Southern & Jewish
Southern & Jewish celebrates the stories, people, and experiences – past and present – of Jewish life in the American South. Hosted by the Goldring/Woldenberg Institute of Southern Jewish Life, posts come from educators, students, rabbis, parents, artists, and many other “visitors-to and daily-livers-of” the Southern Jewish experience. From road trips to recipes to reflections, we’ll explore a little bit of everything – well, at least all things Southern and/or Jewish. Shalom, y’all!
As we prepare to welcome more than a half-dozen new Jewish professionals to Mississippi for internships and fellowships at the ISJL, we’ve asked a few of them to share their thoughts on heading South. The third piece in this series comes from Rob Friedman, a student rabbi serving in our Rabbinic Services Department. He’s hit the ground running this summer, and has already visited several communities!
When I landed in Jackson, Mississippi, earlier this month, I was flooded with a wave of nostalgia and déjà vu, excited beyond belief to begin my internship back in my deep Southern home.
You see, this isn’t my first stint in the South. Back in June 2010, I left my home in Cincinnati, Ohio, to travel to Jackson, Mississippi, so that I could serve as the Museum Intern for an organization I knew only a little about – the Institute of Southern Jewish Life. Motivated by a desire to gain experience as a historian and archivist, and introduced to the organization by former ISJL Director of Rabbinic Services Rabbi Marshal Klaven, I had no idea back then how strong an impact that summer would have on me. Now, six years later, I have the great privilege to return to the ISJL as the summer’s Rabbinic Intern, and I could not be more excited.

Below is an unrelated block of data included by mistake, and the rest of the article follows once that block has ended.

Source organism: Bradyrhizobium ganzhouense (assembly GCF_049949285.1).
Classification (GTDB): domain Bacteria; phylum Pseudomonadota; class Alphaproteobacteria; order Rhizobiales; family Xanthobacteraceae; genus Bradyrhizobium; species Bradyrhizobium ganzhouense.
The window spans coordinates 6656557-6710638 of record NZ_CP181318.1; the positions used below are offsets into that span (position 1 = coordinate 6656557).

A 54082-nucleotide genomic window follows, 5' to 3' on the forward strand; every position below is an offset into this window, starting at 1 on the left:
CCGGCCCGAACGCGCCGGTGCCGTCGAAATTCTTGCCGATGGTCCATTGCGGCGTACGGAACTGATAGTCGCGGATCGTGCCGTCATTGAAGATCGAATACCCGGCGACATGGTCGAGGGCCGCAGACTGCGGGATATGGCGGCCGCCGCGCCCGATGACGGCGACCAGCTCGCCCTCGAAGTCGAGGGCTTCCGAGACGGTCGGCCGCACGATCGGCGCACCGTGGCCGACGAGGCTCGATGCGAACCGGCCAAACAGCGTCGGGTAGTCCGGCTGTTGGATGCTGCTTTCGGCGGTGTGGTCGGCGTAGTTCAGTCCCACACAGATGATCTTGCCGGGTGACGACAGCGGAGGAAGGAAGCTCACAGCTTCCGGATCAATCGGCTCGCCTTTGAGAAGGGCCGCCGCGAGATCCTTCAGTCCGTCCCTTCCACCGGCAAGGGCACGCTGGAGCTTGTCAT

By the end of that first summer, I had fallen in love with the organization’s staff and the dedication they have to fulfilling the mission of the organization. Everywhere I have gone over the past six years, I have found myself praising the organization over and over. When I made the decision three years ago to apply to rabbinical school, I did so with the memory of the ISJL strong in my mind, recounting all of the amazing work they do to bring Judaism to small and often under-served communities in the American South. In fact, it is in large part due to the ISJL that I want my future rabbinic career to focus on smaller and under-served congregations like those I’ll be working with this summer. Tasked with serving communities large and small, the ISJL must be innovative and adaptable, and I think these skills are necessary no matter where a congregation is. It is for those reasons that I eagerly applied to be the rabbinic intern, and why I am so happy to have been accepted.
As this summer commences, it is my hope to meet as many people as I can and to learn with and from each and every person I meet, as well as the ISJL staff. I’ve already been on the road visiting communities, and I can’t wait to continue hitting the highway and connecting with congregants across the South.
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